Kentucky hot browns

I like a deal as much as the next girl, but getting up in the middle of the night to stand in line in the cold is SO not my thing. My mom and I did manage to get to the mall by about 9 a.m. yesterday (which is very early for us), since some of our favorite stores were having specials that only lasted until 10 or 11 a.m…. but most of those stores were completely insane, with a zillion people shoving to get to the few racks of sale items that weren’t that great at full price and are only slightly more interesting at 50 percent off of 50 percent off.

Ugh. Luckily, most of the crazy people were gone by about 11:30, so we were able to continue shopping without having to throw elbows. My mom did somehow manage to hook  a hanger she was carrying into the sleeve of a guy’s sweater when he was walking by… but I maintain that was his fault. And they managed to rectify the situation with little harm to the cableknit.


Anyway, all that shopping can make you hungry. Plus, we had a problem some of you might be dealing with: leftover turkey. Luckily, Bobby Flay had a solution to both our problems: Kentucky hot browns.

Though I am married to a hot Kentucky boy, I have never had a Kentucky hot brown. Apparently this open-faced sandwich was created at the Brown Hotel in Louisville in the 1920s. Toby says he generally thinks of hot browns as a greasy-spoon diner dish, and this one is a little classier than he remembers. The process is definitely a lot more involved than a turkey-cranberry sandwich, but we all really enjoyed them.


At this point, you can probably tell that this is not exactly a low-fat, low-calorie post-Thanksgiving option. In fact, it continues a theme my mom and I discovered when we were making his pumpkin bread pudding (recipe to come) and sweet potato gratin: Bobby Flay is trying to kill us.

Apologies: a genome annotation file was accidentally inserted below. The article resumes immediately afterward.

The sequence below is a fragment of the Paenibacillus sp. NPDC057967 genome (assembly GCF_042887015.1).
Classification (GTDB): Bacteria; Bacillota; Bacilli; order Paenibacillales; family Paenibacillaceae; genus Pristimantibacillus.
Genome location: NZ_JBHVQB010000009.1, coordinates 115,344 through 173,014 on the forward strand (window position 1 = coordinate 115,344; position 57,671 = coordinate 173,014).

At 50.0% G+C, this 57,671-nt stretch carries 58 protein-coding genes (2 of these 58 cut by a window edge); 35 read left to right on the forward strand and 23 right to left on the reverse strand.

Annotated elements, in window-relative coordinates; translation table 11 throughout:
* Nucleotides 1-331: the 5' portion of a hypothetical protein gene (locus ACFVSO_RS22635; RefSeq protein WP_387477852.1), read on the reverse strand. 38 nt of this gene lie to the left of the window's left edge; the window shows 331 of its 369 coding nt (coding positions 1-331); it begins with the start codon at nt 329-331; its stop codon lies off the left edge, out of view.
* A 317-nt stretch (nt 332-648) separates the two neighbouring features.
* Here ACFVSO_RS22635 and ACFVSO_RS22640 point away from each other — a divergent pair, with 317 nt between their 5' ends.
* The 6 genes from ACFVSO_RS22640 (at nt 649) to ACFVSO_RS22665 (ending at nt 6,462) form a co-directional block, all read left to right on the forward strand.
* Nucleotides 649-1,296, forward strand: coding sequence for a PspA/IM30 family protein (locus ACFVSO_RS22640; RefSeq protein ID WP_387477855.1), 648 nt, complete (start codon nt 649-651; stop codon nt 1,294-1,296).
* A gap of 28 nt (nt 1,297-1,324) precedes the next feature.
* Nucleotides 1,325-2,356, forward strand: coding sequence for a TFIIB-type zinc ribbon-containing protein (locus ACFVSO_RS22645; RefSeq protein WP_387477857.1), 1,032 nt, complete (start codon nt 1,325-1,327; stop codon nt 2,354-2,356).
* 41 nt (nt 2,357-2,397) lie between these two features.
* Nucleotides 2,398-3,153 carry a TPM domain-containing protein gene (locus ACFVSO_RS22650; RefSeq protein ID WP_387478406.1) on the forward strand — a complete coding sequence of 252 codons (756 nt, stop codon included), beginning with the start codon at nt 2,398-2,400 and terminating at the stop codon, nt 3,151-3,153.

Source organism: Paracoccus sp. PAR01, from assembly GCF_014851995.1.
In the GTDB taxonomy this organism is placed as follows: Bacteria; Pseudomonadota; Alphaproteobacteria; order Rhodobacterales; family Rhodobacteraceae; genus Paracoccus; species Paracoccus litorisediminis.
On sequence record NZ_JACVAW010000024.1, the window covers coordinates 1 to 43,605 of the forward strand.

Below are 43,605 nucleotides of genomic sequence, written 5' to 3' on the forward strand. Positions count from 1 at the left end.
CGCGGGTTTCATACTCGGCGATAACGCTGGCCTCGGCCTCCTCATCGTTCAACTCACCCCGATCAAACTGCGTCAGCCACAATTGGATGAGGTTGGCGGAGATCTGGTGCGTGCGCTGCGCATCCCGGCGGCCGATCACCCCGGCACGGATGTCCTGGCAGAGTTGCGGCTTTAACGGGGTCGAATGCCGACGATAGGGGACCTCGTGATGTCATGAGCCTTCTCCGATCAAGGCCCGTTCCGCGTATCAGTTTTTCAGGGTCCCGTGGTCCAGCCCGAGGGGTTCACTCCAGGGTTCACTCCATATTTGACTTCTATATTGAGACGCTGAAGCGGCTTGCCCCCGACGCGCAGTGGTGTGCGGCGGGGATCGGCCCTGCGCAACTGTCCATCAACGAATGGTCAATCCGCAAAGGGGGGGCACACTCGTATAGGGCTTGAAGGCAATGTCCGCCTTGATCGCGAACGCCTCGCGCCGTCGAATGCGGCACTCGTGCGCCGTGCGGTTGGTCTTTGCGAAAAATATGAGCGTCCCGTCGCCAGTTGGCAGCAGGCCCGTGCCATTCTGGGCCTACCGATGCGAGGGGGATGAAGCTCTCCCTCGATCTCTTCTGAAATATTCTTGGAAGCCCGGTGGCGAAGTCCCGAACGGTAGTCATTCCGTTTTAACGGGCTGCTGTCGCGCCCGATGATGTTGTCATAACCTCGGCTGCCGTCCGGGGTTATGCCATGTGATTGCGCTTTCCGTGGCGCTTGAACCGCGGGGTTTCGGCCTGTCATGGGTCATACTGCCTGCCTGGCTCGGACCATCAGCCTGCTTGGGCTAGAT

I mean, clearly his recipes are good. Toby and I were watching the end of an Iron Chef Thanksgiving special the other night, and when the judges tasted something he and Michael Symon had made, they said something like, “This is the most amazing thing I’ve ever tasted.” When the camera panned over to Bobby Flay, he was making a face that said, “Of COURSE it’s the best thing you’ve ever tasted. Don’t you know who I am? I’m Bobby Flay!”


Based on most of the recipes we’ve made from his Bar Americain cookbook, it appears the reason his food is so good that there is a metric ton of butter and cream in every bite. Maybe he’s been hanging around Paula Deen too long.


Oh well. At least death-by-Flay is delicious. Plus, turkey trots, shoving crazed shoppers out of your personal space, cheering for Georgia and decorating the Christmas tree(s) burns a few calories, right?

Kentucky hot browns (Adapted from Bobby Flay’s Bar Americain Cookbook, serves 4-6)
Cooked turkey (at least enough for 1 1/2 to 2 slices of turkey per slice of bread)
3 1/2 cups whole milk
6 tablespoons (3/4 stick) butter
2 tablespoons all-purpose flour
3/4 pound (3 1/2 cups) grated sharp white cheddar cheese
3/4 cup grated Parmesan cheese
Pinch of nutmeg
4 large eggs
4-8 slices day-old sandwich bread (white is fine – we used cherry-walnut)